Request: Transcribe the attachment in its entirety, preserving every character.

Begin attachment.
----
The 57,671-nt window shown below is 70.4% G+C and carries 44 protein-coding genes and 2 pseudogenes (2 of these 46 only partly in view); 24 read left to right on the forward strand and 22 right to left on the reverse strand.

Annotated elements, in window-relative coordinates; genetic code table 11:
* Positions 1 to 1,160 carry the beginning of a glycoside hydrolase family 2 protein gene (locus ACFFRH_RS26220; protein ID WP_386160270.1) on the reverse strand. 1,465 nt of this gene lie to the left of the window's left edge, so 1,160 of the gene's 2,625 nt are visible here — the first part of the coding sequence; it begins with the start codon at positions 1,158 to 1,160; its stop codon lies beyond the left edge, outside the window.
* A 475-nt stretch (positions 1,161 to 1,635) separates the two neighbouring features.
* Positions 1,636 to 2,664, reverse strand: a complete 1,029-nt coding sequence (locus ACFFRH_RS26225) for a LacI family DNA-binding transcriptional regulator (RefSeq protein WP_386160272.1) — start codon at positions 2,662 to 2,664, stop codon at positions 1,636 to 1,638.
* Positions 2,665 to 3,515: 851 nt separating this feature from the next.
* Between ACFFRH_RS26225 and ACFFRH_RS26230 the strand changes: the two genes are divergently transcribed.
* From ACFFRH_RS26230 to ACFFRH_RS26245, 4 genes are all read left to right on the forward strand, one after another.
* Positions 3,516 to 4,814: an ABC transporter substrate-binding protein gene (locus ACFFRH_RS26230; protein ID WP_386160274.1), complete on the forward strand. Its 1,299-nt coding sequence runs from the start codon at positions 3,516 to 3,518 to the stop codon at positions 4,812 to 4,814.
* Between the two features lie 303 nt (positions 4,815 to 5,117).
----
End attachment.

The 57,671-nt window shown below is 70.4% G+C and carries 44 protein-coding genes and 2 pseudogenes (2 of these 46 only partly in view); 24 read left to right on the forward strand and 22 right to left on the reverse strand.

Annotated elements, in window-relative coordinates; genetic code table 11:
* Positions 1 to 1,160 carry the beginning of a glycoside hydrolase family 2 protein gene (locus ACFFRH_RS26220; protein ID WP_386160270.1) on the reverse strand. 1,465 nt of this gene lie to the left of the window's left edge, so 1,160 of the gene's 2,625 nt are visible here — the first part of the coding sequence; it begins with the start codon at positions 1,158 to 1,160; its stop codon lies beyond the left edge, outside the window.
* A 475-nt stretch (positions 1,161 to 1,635) separates the two neighbouring features.
* Positions 1,636 to 2,664, reverse strand: a complete 1,029-nt coding sequence (locus ACFFRH_RS26225) for a LacI family DNA-binding transcriptional regulator (RefSeq protein WP_386160272.1) — start codon at positions 2,662 to 2,664, stop codon at positions 1,636 to 1,638.
* Positions 2,665 to 3,515: 851 nt separating this feature from the next.
* Between ACFFRH_RS26225 and ACFFRH_RS26230 the strand changes: the two genes are divergently transcribed.
* From ACFFRH_RS26230 to ACFFRH_RS26245, 4 genes are all read left to right on the forward strand, one after another.
* Positions 3,516 to 4,814: an ABC transporter substrate-binding protein gene (locus ACFFRH_RS26230; protein ID WP_386160274.1), complete on the forward strand. Its 1,299-nt coding sequence runs from the start codon at positions 3,516 to 3,518 to the stop codon at positions 4,812 to 4,814.
* Between the two features lie 303 nt (positions 4,815 to 5,117).